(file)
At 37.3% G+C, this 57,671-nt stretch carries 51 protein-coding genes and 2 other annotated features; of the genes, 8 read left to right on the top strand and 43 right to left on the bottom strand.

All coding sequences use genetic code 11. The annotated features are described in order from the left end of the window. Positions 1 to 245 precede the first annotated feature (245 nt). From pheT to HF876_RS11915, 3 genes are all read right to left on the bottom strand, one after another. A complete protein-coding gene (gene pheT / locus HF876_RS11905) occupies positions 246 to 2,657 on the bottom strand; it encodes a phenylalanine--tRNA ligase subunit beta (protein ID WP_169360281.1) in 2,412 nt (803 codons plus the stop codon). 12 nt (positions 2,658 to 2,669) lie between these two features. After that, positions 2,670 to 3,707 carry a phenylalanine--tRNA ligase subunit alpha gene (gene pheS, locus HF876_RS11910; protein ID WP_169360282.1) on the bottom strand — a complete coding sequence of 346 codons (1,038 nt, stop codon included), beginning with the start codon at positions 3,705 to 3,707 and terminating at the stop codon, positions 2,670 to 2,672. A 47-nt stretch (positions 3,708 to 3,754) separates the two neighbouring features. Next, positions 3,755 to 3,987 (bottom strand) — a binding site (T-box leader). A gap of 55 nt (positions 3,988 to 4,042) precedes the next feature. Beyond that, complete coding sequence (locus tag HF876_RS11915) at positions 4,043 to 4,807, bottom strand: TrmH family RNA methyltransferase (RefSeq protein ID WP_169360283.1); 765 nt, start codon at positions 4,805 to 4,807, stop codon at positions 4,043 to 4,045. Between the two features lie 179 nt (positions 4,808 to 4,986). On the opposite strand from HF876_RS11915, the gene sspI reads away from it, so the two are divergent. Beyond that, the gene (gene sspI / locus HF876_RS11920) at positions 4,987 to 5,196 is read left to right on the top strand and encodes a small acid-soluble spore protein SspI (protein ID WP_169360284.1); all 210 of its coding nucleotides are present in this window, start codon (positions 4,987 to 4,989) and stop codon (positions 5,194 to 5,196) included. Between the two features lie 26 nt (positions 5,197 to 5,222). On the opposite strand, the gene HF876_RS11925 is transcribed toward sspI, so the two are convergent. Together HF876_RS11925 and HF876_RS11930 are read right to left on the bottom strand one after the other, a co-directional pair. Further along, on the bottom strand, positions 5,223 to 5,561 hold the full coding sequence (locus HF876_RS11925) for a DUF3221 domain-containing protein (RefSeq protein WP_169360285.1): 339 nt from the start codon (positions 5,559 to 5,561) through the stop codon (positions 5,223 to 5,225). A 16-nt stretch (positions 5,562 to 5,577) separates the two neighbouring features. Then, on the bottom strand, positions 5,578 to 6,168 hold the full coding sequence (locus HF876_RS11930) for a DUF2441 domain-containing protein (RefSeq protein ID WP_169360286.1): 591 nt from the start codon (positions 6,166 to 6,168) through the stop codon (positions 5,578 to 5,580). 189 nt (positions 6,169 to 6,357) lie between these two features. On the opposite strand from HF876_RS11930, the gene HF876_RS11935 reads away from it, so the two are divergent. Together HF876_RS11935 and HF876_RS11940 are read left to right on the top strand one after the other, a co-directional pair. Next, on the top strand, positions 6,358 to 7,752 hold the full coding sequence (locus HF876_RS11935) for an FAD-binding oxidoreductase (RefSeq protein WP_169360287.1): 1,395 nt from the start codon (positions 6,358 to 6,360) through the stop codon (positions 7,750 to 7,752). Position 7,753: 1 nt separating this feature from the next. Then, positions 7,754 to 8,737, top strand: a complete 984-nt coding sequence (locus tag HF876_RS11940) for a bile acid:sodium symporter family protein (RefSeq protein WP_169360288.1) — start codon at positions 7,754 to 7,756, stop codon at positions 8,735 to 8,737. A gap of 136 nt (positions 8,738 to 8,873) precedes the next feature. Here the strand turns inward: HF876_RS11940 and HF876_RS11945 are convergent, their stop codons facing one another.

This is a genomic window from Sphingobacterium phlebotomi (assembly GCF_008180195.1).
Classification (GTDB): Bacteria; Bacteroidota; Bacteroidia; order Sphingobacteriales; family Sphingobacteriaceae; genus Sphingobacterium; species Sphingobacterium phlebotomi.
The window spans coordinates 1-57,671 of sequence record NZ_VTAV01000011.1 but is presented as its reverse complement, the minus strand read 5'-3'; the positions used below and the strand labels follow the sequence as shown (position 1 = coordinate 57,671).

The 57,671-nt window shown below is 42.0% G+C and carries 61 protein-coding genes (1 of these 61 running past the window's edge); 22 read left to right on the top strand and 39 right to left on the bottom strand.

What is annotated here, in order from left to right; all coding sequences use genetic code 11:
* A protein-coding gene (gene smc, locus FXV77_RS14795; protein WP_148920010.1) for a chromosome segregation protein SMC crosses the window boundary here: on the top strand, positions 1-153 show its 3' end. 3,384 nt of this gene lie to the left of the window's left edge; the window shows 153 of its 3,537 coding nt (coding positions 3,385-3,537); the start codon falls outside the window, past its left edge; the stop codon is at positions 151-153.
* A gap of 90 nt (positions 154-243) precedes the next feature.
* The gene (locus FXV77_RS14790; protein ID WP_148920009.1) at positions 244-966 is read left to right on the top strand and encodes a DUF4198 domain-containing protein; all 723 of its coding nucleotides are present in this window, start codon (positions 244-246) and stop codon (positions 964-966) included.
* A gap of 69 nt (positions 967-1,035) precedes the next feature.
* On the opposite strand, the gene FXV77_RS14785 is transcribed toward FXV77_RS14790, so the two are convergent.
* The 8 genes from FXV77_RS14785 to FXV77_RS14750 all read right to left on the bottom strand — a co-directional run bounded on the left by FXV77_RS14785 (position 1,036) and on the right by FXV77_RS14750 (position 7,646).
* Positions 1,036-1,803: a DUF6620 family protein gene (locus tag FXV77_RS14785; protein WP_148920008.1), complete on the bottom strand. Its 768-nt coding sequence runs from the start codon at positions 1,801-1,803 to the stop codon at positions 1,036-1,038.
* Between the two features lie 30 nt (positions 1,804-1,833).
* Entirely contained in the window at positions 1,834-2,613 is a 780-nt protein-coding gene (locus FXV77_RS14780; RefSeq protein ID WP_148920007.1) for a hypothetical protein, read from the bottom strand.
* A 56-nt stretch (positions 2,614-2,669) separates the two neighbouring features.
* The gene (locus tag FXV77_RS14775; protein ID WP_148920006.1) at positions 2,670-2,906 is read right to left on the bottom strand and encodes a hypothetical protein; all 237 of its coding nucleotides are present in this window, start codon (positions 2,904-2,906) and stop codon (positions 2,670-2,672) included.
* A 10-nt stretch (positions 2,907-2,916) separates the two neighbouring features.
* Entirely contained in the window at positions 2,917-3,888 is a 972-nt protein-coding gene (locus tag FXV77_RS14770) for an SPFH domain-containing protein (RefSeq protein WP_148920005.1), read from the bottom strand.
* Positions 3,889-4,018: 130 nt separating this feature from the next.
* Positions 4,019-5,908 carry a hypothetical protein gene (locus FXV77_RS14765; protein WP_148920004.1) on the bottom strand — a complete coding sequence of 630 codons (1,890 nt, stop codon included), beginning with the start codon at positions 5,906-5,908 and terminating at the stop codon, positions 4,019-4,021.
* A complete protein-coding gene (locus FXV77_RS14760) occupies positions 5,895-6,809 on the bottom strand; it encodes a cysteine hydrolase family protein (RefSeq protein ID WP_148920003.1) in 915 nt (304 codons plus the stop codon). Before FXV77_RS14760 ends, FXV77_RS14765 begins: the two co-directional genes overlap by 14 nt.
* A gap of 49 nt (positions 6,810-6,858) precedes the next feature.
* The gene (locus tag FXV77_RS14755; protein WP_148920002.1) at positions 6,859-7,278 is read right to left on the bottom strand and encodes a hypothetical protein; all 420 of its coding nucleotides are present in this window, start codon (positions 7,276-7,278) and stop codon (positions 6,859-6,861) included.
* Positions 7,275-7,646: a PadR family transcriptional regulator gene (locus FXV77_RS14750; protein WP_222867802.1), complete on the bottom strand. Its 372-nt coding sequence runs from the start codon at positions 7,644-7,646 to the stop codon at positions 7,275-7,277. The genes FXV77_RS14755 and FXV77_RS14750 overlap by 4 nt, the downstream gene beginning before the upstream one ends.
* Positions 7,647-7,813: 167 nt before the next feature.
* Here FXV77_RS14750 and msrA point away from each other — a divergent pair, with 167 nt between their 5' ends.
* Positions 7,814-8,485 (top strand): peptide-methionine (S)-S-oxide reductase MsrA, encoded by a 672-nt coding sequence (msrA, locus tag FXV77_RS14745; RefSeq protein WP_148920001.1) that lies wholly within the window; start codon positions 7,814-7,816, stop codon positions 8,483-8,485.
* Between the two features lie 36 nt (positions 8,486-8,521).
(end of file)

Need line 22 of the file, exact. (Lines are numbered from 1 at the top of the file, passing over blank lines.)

* Positions 4,019-5,908 carry a hypothetical protein gene (locus FXV77_RS14765; protein WP_148920004.1) on the bottom strand — a complete coding sequence of 630 codons (1,890 nt, stop codon included), beginning with the start codon at positions 5,906-5,908 and terminating at the stop codon, positions 4,019-4,021.